What You Will Need
- A plastic container to mix your cleaning solution in
- A soft-bristled scrub brush
- A soft, absorbent cloth
- Protective gloves (and a mask if you are working with bleach)
- Your choice of cleaning agent – white vinegar, hydrogen peroxide, chlorine bleach, OR a commercial washing machine cleaning solution.
1. Make sure there is nothing in your washing machine, clean or dirty, as it would likely be damaged in the cleaning process.
2. If your detergent and fabric softener drawers are very caked with soap residue, now would be a good time to get these thoroughly cleaned. Most are simple to remove, but if you are unsure of how to remove them, check the user manual for your machine.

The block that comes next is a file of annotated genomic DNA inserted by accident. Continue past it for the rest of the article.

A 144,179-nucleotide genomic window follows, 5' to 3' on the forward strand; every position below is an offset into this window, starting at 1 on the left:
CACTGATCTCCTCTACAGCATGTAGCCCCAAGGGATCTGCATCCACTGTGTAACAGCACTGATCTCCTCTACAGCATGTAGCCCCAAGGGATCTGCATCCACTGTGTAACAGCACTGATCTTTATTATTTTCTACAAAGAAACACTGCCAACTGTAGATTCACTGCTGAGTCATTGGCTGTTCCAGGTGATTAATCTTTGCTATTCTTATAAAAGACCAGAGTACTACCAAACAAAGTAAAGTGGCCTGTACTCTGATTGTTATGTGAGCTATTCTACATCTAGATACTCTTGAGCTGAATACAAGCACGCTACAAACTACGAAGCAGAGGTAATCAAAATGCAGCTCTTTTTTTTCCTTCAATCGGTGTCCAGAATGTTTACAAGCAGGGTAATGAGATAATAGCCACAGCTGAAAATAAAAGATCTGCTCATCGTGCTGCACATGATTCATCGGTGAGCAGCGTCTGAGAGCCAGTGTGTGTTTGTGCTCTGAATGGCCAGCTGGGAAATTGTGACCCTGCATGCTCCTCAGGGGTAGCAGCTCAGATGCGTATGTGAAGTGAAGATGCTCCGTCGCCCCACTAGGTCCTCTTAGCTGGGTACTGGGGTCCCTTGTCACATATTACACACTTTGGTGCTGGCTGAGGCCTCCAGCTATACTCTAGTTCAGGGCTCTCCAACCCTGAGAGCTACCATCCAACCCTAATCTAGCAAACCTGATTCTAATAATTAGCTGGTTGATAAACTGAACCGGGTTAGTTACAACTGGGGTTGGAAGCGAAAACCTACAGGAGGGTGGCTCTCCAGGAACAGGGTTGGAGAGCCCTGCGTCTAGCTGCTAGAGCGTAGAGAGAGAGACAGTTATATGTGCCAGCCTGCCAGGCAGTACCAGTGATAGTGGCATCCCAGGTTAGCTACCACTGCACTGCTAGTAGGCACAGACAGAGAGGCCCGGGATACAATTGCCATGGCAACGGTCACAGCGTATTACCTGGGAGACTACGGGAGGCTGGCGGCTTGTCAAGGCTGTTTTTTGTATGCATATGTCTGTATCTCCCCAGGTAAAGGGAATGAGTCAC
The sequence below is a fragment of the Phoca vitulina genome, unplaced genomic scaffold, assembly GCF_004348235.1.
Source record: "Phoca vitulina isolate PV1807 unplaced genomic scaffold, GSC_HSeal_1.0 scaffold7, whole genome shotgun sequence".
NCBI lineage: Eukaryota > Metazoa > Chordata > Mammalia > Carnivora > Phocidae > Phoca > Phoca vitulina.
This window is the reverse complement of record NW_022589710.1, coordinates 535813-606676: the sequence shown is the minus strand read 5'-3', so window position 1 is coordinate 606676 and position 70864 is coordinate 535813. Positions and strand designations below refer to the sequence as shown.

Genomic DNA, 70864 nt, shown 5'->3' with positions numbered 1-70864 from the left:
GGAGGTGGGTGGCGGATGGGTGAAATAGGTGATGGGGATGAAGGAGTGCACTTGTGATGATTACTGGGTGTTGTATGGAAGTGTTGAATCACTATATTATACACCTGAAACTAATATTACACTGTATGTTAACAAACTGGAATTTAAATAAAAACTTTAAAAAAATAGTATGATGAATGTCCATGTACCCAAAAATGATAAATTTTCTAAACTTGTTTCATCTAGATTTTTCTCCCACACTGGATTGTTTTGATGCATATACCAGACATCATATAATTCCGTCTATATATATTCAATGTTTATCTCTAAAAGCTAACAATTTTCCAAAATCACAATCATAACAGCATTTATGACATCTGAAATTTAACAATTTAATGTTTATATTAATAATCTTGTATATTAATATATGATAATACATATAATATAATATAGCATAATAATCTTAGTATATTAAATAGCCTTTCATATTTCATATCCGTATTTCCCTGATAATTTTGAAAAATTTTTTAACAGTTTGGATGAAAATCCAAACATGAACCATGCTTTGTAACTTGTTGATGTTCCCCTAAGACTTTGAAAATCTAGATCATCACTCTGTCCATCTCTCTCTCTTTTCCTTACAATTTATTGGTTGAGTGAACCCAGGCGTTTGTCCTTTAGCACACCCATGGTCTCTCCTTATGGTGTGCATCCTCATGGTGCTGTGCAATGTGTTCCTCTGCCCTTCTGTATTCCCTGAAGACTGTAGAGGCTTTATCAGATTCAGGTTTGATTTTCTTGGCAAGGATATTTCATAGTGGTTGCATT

3. Once you have the drawers removed, run them under the faucet and rinse them with warm water. If this doesn’t do the trick, you can soak them in a bucket of hot water for 10 to 15 minutes, before giving them a gentle rub with your fingers to remove the last of the residue.
4. Set your machine to a wash cycle with the largest water output that it has, and at the highest temperature. Pour your chosen cleaning agent into the drum and run the machine for the full cycle to clean the interior and the drainage pipes.
5. Once the machine’s cycle is complete, allow it to cool down. Then dip your soft-bristled scrub brush in a solution of your chosen cleaning agent and water, and gently use it to clean away any mold and dirt the wash cycle may have missed. In front-loading washing machines, you will want to pay special attention to the gasket that seals the door, as the rubber seal easily catches dirt, soap residue, and water in its folds.